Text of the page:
The Cranky Admin

Bundling: the Future of IT Services?

Subscription costs are overwhelming the SMB.

I believe there's a gap in the market for the delivery of IT services as a cut-price bundle. It may even be that this is ultimately the future of the channel.

I don't know about anyone else, but I can't afford today's cloud-delivered IT. Despite this, I'm increasingly dependent on cloudy applications, if for no other reason that it seems developers aren't actually writing anything else. The problem with applications as a service is that each of them come with a subscription fee. Combined, those subscription fees are often just too dang expensive.

Floor Cost
The problem with many subscription-based services is that I both don't need to use something on a regular basis, and yet need access to it instantaneously whenever I do need it. The classic example of this is Photoshop.

I'm not a photographer, nor a professional graphics nerd. Despite this, at least a couple of times a year I need to dirty my hands with pixels and get my image on. Way back in the beforetime, this wasn't a problem. I could buy a copy of Photoshop every three years and feel like I got my money's worth.

The initial cost, some $700, was a little steep. That said, Adobe had always offered upgrades for significantly less and it worked out OK. When Creative Cloud launched, Adobe was asking $20 USD per month for a single application, which works out to $240 USD a year or $720 USD every three years. That was more than double what I had been paying on my "it's OK to be out of date" approach, and made Photoshop a tool I could no longer afford. Especially as it launched with a yearly mandatory commitment.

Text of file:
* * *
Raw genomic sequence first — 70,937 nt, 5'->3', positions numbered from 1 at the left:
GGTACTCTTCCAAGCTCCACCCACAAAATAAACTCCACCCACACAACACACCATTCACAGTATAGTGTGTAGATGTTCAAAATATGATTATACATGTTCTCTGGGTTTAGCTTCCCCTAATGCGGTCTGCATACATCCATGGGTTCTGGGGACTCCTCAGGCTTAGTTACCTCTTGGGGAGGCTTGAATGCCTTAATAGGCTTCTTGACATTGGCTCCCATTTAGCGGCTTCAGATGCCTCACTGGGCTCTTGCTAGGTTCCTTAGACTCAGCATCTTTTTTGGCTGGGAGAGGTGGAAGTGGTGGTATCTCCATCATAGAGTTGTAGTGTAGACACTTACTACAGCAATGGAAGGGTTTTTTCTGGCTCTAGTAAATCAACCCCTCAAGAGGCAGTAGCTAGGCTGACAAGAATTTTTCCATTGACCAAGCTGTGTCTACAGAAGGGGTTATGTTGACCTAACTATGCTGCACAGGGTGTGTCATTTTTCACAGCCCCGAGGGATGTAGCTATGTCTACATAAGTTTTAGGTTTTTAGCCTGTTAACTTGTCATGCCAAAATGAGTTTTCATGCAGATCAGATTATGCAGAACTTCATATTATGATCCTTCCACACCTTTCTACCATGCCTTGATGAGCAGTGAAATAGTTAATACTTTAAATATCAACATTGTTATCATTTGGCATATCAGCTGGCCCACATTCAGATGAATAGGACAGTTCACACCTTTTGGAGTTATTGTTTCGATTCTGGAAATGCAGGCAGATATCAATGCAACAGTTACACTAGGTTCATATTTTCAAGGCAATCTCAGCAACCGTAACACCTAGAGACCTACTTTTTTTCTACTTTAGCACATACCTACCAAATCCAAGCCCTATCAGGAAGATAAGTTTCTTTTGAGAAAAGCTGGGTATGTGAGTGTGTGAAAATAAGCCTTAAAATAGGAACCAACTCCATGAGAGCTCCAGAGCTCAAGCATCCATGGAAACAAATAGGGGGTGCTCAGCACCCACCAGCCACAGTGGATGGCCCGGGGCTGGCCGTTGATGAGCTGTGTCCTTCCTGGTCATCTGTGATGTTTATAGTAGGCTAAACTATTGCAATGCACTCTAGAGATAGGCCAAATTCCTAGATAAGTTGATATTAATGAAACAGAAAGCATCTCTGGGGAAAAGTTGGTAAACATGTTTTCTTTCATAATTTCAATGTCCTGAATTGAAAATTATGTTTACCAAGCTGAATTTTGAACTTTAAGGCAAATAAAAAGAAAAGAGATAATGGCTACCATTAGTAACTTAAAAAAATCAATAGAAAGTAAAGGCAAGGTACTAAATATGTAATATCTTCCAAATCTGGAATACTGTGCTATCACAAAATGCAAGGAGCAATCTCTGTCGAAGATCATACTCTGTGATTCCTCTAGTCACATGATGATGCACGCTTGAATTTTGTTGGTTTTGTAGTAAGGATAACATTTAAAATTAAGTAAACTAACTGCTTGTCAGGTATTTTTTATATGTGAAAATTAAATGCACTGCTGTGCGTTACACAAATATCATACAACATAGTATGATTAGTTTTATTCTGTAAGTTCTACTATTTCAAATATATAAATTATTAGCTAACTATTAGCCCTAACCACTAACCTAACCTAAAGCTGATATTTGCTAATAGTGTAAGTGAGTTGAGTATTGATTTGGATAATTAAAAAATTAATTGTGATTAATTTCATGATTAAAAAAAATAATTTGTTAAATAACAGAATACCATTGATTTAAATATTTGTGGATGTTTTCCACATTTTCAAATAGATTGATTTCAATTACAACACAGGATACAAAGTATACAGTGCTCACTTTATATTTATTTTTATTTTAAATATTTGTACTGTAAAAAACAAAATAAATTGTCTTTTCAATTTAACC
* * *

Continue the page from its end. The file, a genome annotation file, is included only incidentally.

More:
TeamViewer is another example of such a product. It's not a solution I use every day. It is, however, a solution I need to be there every day. TeamViewer wants $800 a year from me and enforces this through a program of irritation wherein older instances of TeamViewer can't log into systems sporting newer versions. They also hide the link to previous versions of TeamViewer, making it miserable to stay on older versions for a few years.

At $25 a month/$300 a year -- or even $30 a month/$360 a year -- I wouldn't have any room for complaint. I'd just shovel my money at TeamViewer and away we'd go. Unfortunately, like Adobe, they want to charge double what I feel their solution is actually worth, and nobody ends up happy.

Cell phone and SIP providers, Office 365, DNS registration, Web hosting, Amazon instances, Salesforce, Evernote, Sync.com, Dropbox, DocuSign, WebEx, and on and on. Enterprises can negotiate reasonable prices, but individuals and small businesses are stuck paying for their discounts.

We need access to these services, and since we don't use them nearly as often as our larger rivals we’re less of a drain on vendor resources. But the minimum cost to get access to the stack of subscription services a modern business relies on is increasingly too high.

Bundle Up